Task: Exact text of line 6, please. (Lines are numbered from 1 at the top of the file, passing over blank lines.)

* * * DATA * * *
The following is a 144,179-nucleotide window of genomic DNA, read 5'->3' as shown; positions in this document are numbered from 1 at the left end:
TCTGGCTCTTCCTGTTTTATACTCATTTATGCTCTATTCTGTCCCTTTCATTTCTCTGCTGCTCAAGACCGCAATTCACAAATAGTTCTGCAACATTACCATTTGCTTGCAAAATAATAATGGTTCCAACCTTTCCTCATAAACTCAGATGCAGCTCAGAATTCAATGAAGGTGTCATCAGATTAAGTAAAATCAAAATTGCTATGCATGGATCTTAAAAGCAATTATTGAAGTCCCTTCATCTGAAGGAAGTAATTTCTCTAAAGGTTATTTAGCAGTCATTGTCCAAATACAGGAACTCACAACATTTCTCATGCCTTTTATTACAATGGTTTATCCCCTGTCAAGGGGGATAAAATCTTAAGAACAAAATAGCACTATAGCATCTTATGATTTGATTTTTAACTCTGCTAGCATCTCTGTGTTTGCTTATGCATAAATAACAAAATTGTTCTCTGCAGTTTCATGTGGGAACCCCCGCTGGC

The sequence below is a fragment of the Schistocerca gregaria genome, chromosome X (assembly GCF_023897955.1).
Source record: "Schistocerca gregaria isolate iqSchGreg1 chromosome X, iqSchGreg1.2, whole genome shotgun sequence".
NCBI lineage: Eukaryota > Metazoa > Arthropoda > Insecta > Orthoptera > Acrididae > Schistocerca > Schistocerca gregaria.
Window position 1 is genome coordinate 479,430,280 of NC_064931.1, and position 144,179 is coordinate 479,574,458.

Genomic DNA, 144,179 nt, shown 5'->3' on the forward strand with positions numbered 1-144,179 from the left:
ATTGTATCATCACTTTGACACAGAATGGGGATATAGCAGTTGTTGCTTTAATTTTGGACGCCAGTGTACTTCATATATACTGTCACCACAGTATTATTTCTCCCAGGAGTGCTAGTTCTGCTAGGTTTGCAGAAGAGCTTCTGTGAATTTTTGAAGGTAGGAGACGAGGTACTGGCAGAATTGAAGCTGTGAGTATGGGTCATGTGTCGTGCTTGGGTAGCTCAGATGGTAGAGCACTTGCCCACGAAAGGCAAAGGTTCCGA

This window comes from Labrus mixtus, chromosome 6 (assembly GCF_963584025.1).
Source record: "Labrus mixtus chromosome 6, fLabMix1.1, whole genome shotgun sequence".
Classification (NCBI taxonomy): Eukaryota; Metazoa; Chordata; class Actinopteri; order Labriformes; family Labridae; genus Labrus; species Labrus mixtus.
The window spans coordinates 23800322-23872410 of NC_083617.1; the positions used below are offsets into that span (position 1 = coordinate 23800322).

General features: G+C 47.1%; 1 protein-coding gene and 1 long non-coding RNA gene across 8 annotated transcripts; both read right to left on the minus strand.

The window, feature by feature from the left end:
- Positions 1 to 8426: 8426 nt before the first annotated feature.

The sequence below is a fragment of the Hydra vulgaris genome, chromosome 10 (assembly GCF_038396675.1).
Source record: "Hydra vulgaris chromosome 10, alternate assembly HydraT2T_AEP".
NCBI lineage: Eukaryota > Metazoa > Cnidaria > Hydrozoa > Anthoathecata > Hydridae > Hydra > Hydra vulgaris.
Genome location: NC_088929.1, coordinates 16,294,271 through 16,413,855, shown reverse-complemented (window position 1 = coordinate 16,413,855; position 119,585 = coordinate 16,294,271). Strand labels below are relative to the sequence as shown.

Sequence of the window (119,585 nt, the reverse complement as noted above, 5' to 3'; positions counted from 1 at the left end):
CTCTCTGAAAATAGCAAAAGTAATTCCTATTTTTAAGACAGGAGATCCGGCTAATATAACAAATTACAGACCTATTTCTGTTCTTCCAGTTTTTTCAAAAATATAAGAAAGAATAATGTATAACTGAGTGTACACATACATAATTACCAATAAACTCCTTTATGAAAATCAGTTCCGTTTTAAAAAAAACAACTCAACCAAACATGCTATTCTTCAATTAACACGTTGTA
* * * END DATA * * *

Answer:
Window position 1 is genome coordinate 479,430,280 of NC_064931.1, and position 144,179 is coordinate 479,574,458.